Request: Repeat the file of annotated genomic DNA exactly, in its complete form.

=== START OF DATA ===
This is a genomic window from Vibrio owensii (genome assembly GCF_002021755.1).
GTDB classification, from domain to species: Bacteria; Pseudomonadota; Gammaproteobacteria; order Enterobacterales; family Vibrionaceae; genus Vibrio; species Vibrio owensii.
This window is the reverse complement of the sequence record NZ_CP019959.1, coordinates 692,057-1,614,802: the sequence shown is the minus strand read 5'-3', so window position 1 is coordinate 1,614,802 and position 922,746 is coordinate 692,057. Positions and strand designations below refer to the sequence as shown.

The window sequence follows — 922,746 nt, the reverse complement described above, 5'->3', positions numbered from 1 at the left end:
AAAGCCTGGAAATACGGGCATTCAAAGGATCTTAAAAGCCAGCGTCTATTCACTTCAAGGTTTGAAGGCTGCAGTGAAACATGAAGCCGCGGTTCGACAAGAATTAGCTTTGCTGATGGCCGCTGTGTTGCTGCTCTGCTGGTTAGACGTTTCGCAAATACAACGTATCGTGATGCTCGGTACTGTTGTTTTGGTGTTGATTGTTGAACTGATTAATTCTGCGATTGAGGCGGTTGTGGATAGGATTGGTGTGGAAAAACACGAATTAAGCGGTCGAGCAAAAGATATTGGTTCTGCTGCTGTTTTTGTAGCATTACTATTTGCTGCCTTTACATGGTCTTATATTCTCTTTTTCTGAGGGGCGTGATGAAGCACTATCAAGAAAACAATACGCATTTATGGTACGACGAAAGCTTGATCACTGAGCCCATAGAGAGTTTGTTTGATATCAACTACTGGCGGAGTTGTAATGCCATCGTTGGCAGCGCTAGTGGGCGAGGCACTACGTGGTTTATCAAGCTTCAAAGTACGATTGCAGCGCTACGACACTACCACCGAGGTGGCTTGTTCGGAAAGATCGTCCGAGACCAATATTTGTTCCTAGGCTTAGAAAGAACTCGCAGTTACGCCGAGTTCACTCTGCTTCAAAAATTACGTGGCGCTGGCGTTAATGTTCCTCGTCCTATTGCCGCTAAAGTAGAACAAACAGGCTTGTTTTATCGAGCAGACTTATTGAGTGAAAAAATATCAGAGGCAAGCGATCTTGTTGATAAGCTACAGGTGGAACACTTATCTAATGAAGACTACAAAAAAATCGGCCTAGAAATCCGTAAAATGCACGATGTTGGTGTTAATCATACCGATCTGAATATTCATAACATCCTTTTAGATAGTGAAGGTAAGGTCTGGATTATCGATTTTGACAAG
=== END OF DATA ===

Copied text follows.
This is a genomic window from Vibrio owensii (genome assembly GCF_002021755.1).
GTDB classification, from domain to species: Bacteria; Pseudomonadota; Gammaproteobacteria; order Enterobacterales; family Vibrionaceae; genus Vibrio; species Vibrio owensii.
This window is the reverse complement of the sequence record NZ_CP019959.1, coordinates 692,057-1,614,802: the sequence shown is the minus strand read 5'-3', so window position 1 is coordinate 1,614,802 and position 922,746 is coordinate 692,057. Positions and strand designations below refer to the sequence as shown.

The window sequence follows — 922,746 nt, the reverse complement described above, 5'->3', positions numbered from 1 at the left end:
AAAGCCTGGAAATACGGGCATTCAAAGGATCTTAAAAGCCAGCGTCTATTCACTTCAAGGTTTGAAGGCTGCAGTGAAACATGAAGCCGCGGTTCGACAAGAATTAGCTTTGCTGATGGCCGCTGTGTTGCTGCTCTGCTGGTTAGACGTTTCGCAAATACAACGTATCGTGATGCTCGGTACTGTTGTTTTGGTGTTGATTGTTGAACTGATTAATTCTGCGATTGAGGCGGTTGTGGATAGGATTGGTGTGGAAAAACACGAATTAAGCGGTCGAGCAAAAGATATTGGTTCTGCTGCTGTTTTTGTAGCATTACTATTTGCTGCCTTTACATGGTCTTATATTCTCTTTTTCTGAGGGGCGTGATGAAGCACTATCAAGAAAACAATACGCATTTATGGTACGACGAAAGCTTGATCACTGAGCCCATAGAGAGTTTGTTTGATATCAACTACTGGCGGAGTTGTAATGCCATCGTTGGCAGCGCTAGTGGGCGAGGCACTACGTGGTTTATCAAGCTTCAAAGTACGATTGCAGCGCTACGACACTACCACCGAGGTGGCTTGTTCGGAAAGATCGTCCGAGACCAATATTTGTTCCTAGGCTTAGAAAGAACTCGCAGTTACGCCGAGTTCACTCTGCTTCAAAAATTACGTGGCGCTGGCGTTAATGTTCCTCGTCCTATTGCCGCTAAAGTAGAACAAACAGGCTTGTTTTATCGAGCAGACTTATTGAGTGAAAAAATATCAGAGGCAAGCGATCTTGTTGATAAGCTACAGGTGGAACACTTATCTAATGAAGACTACAAAAAAATCGGCCTAGAAATCCGTAAAATGCACGATGTTGGTGTTAATCATACCGATCTGAATATTCATAACATCCTTTTAGATAGTGAAGGTAAGGTCTGGATTATCGATTTTGACAAG